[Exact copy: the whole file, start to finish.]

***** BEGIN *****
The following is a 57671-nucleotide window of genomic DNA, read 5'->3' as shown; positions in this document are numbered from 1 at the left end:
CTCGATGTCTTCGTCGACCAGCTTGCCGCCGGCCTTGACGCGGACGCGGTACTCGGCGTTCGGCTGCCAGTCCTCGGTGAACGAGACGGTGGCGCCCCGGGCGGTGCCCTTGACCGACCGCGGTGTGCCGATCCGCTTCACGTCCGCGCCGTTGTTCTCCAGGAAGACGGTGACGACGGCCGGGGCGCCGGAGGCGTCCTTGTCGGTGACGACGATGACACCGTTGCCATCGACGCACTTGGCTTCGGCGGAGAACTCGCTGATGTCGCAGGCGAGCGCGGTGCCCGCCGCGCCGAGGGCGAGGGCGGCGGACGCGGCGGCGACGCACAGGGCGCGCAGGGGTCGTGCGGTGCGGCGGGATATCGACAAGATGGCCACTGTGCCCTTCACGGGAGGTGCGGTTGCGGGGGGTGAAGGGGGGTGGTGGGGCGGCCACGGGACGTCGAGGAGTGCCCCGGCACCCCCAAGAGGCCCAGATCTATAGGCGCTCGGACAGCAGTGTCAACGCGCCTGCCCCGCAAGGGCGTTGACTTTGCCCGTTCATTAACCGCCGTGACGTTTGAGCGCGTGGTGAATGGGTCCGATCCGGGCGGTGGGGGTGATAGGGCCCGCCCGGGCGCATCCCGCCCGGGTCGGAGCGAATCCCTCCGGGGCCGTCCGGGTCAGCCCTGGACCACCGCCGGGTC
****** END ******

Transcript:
The following is a 57671-nucleotide window of genomic DNA, read 5'->3' as shown; positions in this document are numbered from 1 at the left end:
CTCGATGTCTTCGTCGACCAGCTTGCCGCCGGCCTTGACGCGGACGCGGTACTCGGCGTTCGGCTGCCAGTCCTCGGTGAACGAGACGGTGGCGCCCCGGGCGGTGCCCTTGACCGACCGCGGTGTGCCGATCCGCTTCACGTCCGCGCCGTTGTTCTCCAGGAAGACGGTGACGACGGCCGGGGCGCCGGAGGCGTCCTTGTCGGTGACGACGATGACACCGTTGCCATCGACGCACTTGGCTTCGGCGGAGAACTCGCTGATGTCGCAGGCGAGCGCGGTGCCCGCCGCGCCGAGGGCGAGGGCGGCGGACGCGGCGGCGACGCACAGGGCGCGCAGGGGTCGTGCGGTGCGGCGGGATATCGACAAGATGGCCACTGTGCCCTTCACGGGAGGTGCGGTTGCGGGGGGTGAAGGGGGGTGGTGGGGCGGCCACGGGACGTCGAGGAGTGCCCCGGCACCCCCAAGAGGCCCAGATCTATAGGCGCTCGGACAGCAGTGTCAACGCGCCTGCCCCGCAAGGGCGTTGACTTTGCCCGTTCATTAACCGCCGTGACGTTTGAGCGCGTGGTGAATGGGTCCGATCCGGGCGGTGGGGGTGATAGGGCCCGCCCGGGCGCATCCCGCCCGGGTCGGAGCGAATCCCTCCGGGGCCGTCCGGGTCAGCCCTGGACCACCGCCGGGTC